Thursday, 2 July 2015

Red Lane Award-winning songwriter has died

Red Lane (9 February 1939 – 1 July 2015)

Award-winning songwriter Red Lane died Wednesday evening (July 1, 2015) following a lengthy illness with cancer. He was 76.
A member of the Nashville Songwriters Hall of Fame since 1993 (inducted Sept 27, 1993), Mr. Lane wrote or co-wrote such country classics as:
Lane was born Hollis Rudolph DeLaughter in Zona, Louisiana, on Feb. 9, 1939 (CMT report his birth date as Feb 2nd?).
His family later moved to northern Indiana. Instructed by his father, he began learning to play the guitar when he was 10.

Lane moved to Nashville in the early 60s, where he worked with Justin Tubb and as a session musician. In 1967, he became frontman for Dottie West’s band and co-wrote with West her 1968 hit >> ‘Country Girl (1968; #15 Hot Country Singles)
In the early 70s, he recorded for RCA Records and charted four minor hits (1971-72), the biggest being ‘The World Needs A Melody’ and the last, ‘It Was Love While It Lasted’, in 1972, none of them reaching the Top 20.  

Since then he had remained active as a session musician and toured as a guitarist with Merle Haggard.

Some of his songs have been recorded by top artists but he failed to achieve further chart successes of his own. However, Lane was acknowledged in 1993 when he was inducted into the Nashville Songwriters Hall of Fame.

In 1971 Red cut an album for RCA, THE WORLD NEEDS A MELODY, the title track becoming something of a minor classic in recent years with dozens of versions cropping up on various albums. Having always been a good musician and composer, this album did nothing more than re-affirm Lane’s great talent. The songs were very strong and often unique in an oddly familiar way. It was country without apologies and without gimmicks. "Mississippi Woman", a hit for Waylon Jennings, is an earthy bayou song about the eternal triangle which ends in a gruesome murder. "Valley Of The Never Done Good" is an original look at the life of a poor man with only dreams and plenty of work to be done. In contrast "It Always Rains On Tuesday" is an unusual twist on a love affair which only two writers like Red Lane and Hank Cochran could have unravelled…. (Source: * Alan Cackett read more Website Red Lane Profile ; View the Original Article Image which was first published in Country Music People, June 1976. * Highly respected Mr Cackett won the Wesley Rose Media Achievement Award as editor and founder of Maverick Magazine (2008), he contributed regularly to Country Music People magazine from 1970 through to 1992, on a freelance basis and also with Country Music International from 1994 until 2001)

Other album cuts of note written by Red Lane:
  • Little Jimmy Dickens recorded “(You've Been Quite a Doll) Raggedy Ann” in 1970 (#75 Hot Country Singles)
  • Reba McEntire recorded "I've Seen Better Days" (writers: Red Lane / Danny Morrison) on her 1986 album WHOEVER'S IN NEW ENGLAND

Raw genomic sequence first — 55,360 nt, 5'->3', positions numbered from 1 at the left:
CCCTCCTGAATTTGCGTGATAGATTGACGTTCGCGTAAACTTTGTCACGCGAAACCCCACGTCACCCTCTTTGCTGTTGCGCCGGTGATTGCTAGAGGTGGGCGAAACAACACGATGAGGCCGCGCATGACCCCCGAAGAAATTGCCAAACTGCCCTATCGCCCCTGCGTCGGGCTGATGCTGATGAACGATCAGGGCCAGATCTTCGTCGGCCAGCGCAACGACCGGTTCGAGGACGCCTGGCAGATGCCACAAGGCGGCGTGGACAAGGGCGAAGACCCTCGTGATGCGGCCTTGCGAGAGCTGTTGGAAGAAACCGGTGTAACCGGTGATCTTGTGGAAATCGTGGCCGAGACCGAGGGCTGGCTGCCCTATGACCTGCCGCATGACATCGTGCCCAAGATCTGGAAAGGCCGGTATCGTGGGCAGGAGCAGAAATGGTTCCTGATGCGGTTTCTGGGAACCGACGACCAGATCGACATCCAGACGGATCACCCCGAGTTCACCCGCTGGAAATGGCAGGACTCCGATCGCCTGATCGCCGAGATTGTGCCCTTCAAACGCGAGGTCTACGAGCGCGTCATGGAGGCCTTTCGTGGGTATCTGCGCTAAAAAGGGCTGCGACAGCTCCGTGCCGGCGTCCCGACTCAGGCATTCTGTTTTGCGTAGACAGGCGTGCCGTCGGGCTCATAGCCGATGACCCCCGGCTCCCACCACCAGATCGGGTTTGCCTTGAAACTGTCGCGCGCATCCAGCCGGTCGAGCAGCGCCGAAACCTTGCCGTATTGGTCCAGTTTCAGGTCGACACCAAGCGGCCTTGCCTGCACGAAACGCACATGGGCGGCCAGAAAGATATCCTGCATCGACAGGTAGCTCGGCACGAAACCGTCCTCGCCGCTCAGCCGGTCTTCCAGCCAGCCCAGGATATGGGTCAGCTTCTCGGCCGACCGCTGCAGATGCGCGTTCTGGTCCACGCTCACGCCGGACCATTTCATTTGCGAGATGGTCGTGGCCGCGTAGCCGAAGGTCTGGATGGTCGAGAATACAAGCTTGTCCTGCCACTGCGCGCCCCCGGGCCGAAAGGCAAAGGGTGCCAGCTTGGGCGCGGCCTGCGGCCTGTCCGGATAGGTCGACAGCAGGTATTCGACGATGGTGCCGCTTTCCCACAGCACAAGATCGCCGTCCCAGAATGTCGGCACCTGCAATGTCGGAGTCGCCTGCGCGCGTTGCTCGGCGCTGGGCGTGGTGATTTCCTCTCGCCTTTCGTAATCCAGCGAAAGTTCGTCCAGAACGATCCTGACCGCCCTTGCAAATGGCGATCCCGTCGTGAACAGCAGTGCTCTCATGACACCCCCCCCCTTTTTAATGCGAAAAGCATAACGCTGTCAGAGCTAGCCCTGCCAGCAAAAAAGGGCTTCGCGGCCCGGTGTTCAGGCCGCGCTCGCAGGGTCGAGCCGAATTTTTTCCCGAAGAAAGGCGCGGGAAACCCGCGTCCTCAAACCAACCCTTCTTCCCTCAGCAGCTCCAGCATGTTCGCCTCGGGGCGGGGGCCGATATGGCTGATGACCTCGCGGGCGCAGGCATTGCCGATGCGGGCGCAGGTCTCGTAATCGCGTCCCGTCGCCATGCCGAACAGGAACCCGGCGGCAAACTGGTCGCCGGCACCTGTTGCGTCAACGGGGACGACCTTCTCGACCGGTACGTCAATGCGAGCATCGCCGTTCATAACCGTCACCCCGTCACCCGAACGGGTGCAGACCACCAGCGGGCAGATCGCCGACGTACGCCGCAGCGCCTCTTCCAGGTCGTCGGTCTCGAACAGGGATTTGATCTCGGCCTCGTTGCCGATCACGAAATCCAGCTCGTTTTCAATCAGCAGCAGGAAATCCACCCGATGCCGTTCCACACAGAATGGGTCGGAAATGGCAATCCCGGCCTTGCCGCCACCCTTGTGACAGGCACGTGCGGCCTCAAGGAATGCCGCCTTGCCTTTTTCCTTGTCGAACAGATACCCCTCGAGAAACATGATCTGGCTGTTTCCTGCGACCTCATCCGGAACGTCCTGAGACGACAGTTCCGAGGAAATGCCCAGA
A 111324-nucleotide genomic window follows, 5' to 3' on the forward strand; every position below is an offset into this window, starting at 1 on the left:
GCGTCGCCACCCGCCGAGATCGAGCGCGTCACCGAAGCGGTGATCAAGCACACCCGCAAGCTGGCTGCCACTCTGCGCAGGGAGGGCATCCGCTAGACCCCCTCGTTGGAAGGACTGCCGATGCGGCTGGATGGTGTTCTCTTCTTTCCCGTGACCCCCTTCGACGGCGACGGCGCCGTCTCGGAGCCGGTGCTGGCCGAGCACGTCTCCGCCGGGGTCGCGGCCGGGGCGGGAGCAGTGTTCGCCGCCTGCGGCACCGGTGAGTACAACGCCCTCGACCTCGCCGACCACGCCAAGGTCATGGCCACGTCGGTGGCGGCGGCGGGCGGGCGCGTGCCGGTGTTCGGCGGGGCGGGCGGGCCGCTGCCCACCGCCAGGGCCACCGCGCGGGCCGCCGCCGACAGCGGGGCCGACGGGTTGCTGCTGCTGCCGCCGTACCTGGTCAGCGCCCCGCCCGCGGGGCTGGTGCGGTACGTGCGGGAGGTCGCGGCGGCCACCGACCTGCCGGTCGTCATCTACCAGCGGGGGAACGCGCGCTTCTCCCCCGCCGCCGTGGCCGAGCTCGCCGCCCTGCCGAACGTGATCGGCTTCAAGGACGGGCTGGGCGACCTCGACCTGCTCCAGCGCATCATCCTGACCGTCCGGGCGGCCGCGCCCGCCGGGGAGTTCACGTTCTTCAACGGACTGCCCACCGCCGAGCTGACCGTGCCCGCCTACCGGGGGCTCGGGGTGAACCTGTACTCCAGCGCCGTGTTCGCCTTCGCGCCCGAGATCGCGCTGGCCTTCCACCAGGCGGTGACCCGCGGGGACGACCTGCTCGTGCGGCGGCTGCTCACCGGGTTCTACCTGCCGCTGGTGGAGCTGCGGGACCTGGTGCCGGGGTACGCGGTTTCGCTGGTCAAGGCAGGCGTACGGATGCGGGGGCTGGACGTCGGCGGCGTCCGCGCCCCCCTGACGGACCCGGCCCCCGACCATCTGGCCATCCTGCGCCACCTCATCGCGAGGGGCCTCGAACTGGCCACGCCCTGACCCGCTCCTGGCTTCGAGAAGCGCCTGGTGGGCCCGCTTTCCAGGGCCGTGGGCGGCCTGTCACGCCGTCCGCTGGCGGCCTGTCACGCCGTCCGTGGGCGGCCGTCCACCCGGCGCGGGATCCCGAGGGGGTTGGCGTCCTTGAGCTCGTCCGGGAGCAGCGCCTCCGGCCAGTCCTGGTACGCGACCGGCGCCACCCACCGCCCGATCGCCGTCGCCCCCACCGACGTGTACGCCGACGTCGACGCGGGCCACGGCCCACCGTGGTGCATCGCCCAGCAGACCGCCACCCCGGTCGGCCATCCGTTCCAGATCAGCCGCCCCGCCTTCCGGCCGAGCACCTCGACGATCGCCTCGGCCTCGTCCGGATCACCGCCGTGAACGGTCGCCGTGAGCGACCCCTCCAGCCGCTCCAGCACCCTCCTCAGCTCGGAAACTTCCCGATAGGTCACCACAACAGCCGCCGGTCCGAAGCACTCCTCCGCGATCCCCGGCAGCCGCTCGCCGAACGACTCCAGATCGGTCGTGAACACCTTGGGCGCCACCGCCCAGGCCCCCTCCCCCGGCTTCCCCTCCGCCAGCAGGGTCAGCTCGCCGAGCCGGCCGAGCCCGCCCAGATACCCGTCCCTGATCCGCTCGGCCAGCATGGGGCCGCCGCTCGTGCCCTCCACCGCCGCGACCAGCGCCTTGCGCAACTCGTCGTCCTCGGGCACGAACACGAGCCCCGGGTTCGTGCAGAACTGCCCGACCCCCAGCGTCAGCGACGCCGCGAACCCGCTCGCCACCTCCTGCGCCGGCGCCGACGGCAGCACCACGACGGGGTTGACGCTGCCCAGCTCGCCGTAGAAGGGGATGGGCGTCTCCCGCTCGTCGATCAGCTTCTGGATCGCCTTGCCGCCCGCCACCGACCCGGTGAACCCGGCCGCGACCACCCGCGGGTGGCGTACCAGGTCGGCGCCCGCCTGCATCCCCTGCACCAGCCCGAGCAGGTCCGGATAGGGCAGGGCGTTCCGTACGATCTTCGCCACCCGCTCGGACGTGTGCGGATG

• In 1995 Daryle Singletary recorded >> "Would These Arms Be in Your Way" (writers: Hank Cochran / Vern Gosdin / Red Lane) on his SELF TITLED album
  • Ricky Van Shelton recorded "Let Me Live With Love" (And Die with You) on his 1988 album LOVING PROOF
  • In 2002 Lee Ann Womack recorded "He'll Be Back" (writers: Hank Cochran, Red Lane, Dale Dodson) on her fourth studio album SOMETHING WORTH LEAVING BEHIND (MCA). She >> performed it live at the Country Music Awards (CMA) 2003.
  • In 2009 Lorrie Morgan cut "Til I Get It Right on her album A MOMENT IN TIME
  • Mark Chesnutt recorded "Would These Arms Be in Your Way" (Hank Cochran / Vern Gosdin / Red Lane) on his 2004 set SAVIN' THE HONKY TONK
  • Jamey Johnson recorded "Would These Arms Be in Your Way" (Hank Cochran / Vern Gosdin / Red Lane) and "She'll Be Back" (Hank Cochran / Dale Dodson / Red Lane) on his 2012 album Living for a Song: A Tribute to Hank Cochran

Watch John Conlee perform Red Lane's  “Miss Emily’s Picture”:

Teea Goans recorded "Same Ol' Song and Dance" (writers: Rick Holt / Red Lane) on her 2010 album THE WAY I REMEMBER IT.

Reference: Song Credits

Watch the Mr. Red Lane perform in a special Country Music Hall of Fame Songwriter Session (circa March 2013)

Suzy Bogguss tweeted: RIP Red Lane. Thank you for sharing your beautiful thoughts and music.
Bogguss recorded >> "Burning Down" (Red Lane, Madeline Stone) on her album MOMENT OF TRUTH released August 21, 1990.

Suzy's Wine, Women & Song pal Matraca Berg grew up around songwriters like Sonny Throckmorton, Red Lane and Larry Henley. "That was normal life, my normal world. Writing songs was normal. they were songwriters, and that was really neat" she told Billboard magazines Chet Flippo back in August 1997.

"He was my first big hero," said singer-songwriter Matraca, who first met Mr. Lane through her aunt and uncle when she was just 4 years old. "He came to the house, pulled up a chair, got out his guitar and started making up melodies to nursery rhymes, and he'd sing them with me." "He was thoughtful, highly intelligent and very kind," she adds. "And so funny. 
He was so dry and quick that I was always fighting to keep up."
Berg praised Mr. Lane's economy of words, his beautiful melodies and skill as a guitarist. The two of them wrote their first song together about a year and a half ago. It was called "An Easy Way to Say Goodbye." (SOURCE: The Tennessean)

Obituaries: CMT - The Tennessean - Facebook Fan Page

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